2
$\begingroup$

Let $a < b$ be real numbers, and let $f:[a,b]\to\textbf{R}$ be a function which is both continuous and strictly monotone increasing. Then $f$ is a bijection from $[a,b]$ to $[f(a),f(b)]$, and the inverse $f^{-1}:[f(a),f(b)]\to[a,b]$ is also continuous and strictly monotone increasing.

My solution

To start with, let us prove that $f$ is bijective.

Since $f$ is strictly monotone increasing, it is injective.

Indeed, suppose that $x \neq y$. Then either $x > y$ or $x < y$. In the first case, $f(x) > f(y)$ and in the second case $f(x) < f(y)$. In both case, $f(x)\neq f(y)$. Thus $f$ is injective.

We do also have that $f$ is surjective. Indeed, given $y\in[f(a),f(b)]$, due to the intermediate value theorem there corresponds a $c\in[a,b]$ such that $f(c) = y$. Thus $f$ is surjective.

Let us now prove that $f^{-1}$ is strictly increasing. Let $f(a) > f(b)$. Then $a > b$, otherwise we would have $f(a) < f(b)$, which contradicts our assumption. Consequently, $f$ is strictly increasing.

Now it remains to prove that $f^{-1}$ is continuous, but I get stuck.

Can someone prove this last part using only the $\varepsilon-\delta$ definition or its sequential characterization?

Any comments on the previous attempts are welcome as well.

$\endgroup$
1
  • $\begingroup$ $f$ maps open intervals to open intervals. $\endgroup$
    – Ningxin
    May 16, 2020 at 22:11

2 Answers 2

1
$\begingroup$

Let $c=f(a), d=f(b) $ and $g=f^{-1}$. You can directly prove that $g$ is continuous on $[c, d] $. Let $p\in(c, d) $ so that $g(p) \in(a, b) $. Thus there exists a positive number $\epsilon_0$ such that $(g(p) - \epsilon_0,g(p)+\epsilon_0)\subseteq (a, b) $ (in particular you can take $\epsilon _0=\min(g(p)-a,b-g(p))$).

Consider an arbitrary $\epsilon >0$ and let $\epsilon'=\min(\epsilon, \epsilon_0)$. Then we have $(g(p) - \epsilon ', g(p) +\epsilon') \subseteq (a, b) $. It follows that $r=f(g(p)-\epsilon'),s=f(g(p)+\epsilon ') $ both lie in $(c, d) $ and $r<p<s$. Let us write $\delta=\min(p-r,s-p) $ so that $(p-\delta, p+\delta) \subseteq (r, s) $ and therefore $$g((p-\delta, p+\delta)) \subseteq g((r, s)) \subseteq (g(r), g(s)) =(g(p) - \epsilon', g(p)+\epsilon') \subseteq (g(p) - \epsilon, g(p) +\epsilon) $$ And this proves that $g$ is continuous at $p$. The proof can be easily modified/adapted for the case when $p=c$ or $p=d$.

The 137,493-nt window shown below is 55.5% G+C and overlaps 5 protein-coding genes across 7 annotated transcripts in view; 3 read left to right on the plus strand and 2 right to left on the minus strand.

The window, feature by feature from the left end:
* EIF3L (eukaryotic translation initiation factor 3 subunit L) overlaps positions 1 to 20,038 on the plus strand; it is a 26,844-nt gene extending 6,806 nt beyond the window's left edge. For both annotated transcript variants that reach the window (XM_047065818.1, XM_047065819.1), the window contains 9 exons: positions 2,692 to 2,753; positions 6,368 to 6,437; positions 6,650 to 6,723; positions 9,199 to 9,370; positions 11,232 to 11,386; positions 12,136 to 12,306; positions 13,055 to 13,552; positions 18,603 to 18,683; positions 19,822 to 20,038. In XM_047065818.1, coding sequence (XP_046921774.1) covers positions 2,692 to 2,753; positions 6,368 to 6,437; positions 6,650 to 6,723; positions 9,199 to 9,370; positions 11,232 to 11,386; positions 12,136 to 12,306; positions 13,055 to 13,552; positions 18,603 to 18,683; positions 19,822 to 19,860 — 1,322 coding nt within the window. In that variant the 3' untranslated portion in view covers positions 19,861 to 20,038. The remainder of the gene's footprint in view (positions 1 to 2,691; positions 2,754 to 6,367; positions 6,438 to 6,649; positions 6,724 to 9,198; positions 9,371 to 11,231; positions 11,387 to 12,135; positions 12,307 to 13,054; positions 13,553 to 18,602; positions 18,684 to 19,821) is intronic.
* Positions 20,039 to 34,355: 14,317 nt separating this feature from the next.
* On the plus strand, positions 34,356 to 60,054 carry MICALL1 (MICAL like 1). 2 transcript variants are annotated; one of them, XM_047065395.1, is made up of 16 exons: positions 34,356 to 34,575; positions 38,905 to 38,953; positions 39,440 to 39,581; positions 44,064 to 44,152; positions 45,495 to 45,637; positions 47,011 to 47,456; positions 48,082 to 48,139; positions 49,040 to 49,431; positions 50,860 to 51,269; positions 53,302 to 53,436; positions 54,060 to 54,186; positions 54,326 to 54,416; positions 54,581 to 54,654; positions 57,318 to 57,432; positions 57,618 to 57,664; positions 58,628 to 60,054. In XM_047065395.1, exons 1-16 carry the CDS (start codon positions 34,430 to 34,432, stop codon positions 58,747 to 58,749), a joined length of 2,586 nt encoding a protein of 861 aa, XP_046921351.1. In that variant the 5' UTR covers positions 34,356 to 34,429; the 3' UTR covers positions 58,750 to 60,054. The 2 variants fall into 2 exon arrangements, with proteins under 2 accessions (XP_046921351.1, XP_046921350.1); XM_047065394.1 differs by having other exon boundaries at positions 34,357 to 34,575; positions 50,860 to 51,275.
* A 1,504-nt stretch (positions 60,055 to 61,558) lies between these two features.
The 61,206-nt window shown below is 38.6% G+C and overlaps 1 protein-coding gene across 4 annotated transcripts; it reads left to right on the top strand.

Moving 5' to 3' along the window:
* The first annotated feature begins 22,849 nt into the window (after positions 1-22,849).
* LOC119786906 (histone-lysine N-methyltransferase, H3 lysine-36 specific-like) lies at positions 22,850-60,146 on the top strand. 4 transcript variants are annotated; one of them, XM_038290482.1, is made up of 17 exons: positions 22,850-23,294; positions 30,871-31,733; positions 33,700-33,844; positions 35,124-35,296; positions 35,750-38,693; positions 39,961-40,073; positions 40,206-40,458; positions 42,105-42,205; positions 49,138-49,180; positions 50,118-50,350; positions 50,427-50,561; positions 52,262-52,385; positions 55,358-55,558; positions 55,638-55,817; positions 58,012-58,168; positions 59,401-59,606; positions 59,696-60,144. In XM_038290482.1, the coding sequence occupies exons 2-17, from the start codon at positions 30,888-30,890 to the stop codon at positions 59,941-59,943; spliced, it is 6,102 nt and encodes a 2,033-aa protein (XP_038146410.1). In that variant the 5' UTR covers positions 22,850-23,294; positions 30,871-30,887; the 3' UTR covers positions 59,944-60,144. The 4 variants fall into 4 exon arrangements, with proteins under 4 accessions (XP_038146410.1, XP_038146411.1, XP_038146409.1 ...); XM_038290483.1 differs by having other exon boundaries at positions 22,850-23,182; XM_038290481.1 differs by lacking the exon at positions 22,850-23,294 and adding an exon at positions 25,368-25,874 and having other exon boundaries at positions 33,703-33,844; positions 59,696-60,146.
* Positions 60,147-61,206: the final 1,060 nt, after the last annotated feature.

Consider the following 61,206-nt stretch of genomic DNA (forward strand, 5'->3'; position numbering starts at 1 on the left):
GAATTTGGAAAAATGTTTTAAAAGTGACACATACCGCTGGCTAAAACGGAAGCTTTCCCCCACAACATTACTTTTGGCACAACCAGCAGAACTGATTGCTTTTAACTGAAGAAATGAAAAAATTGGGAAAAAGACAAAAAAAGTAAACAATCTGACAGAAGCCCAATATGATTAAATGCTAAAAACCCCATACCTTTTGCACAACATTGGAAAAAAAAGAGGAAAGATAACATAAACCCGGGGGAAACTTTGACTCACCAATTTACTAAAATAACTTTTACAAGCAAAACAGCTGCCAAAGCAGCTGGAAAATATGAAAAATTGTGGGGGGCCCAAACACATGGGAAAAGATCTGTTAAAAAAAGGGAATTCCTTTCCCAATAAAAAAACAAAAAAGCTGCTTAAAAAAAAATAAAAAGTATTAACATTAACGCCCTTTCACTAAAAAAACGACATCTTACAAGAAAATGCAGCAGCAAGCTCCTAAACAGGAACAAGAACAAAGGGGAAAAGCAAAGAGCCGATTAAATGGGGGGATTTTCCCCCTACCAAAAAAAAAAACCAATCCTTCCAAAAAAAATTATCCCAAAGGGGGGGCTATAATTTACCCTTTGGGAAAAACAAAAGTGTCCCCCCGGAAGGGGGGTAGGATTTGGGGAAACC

The proof uses the fact that both $f, g$ are strictly increasing on their domains and you should be able to figure out where this has been used in above proof.

$\endgroup$
-1
$\begingroup$

Take any $x_n \rightarrow x$ and $f$ continuous, then $f(x_n) \rightarrow f(x)$. But then $f^{-1}(f(x_n)) = x_n \rightarrow x$ by definition. On the other hand, if $y_n = f(x_n)$ and $y = f(x)$, that means $f^{-1}(y_n) \rightarrow f^{-1}(y)$, so by the sequential criterion for continuity, $f^{-1}$ is continuous.

$\endgroup$
1
  • $\begingroup$ Here you have an arbitrary sequence $x_n\to x$. But by definition of sequential continuity you should start with an arbitrary sequence $y_n\to y$ and define $x_n=f^{-1}(y_n)$. $\endgroup$
    – Paramanand Singh
    May 17, 2020 at 0:32

You must log in to answer this question.

Not the answer you're looking for? Browse other questions tagged .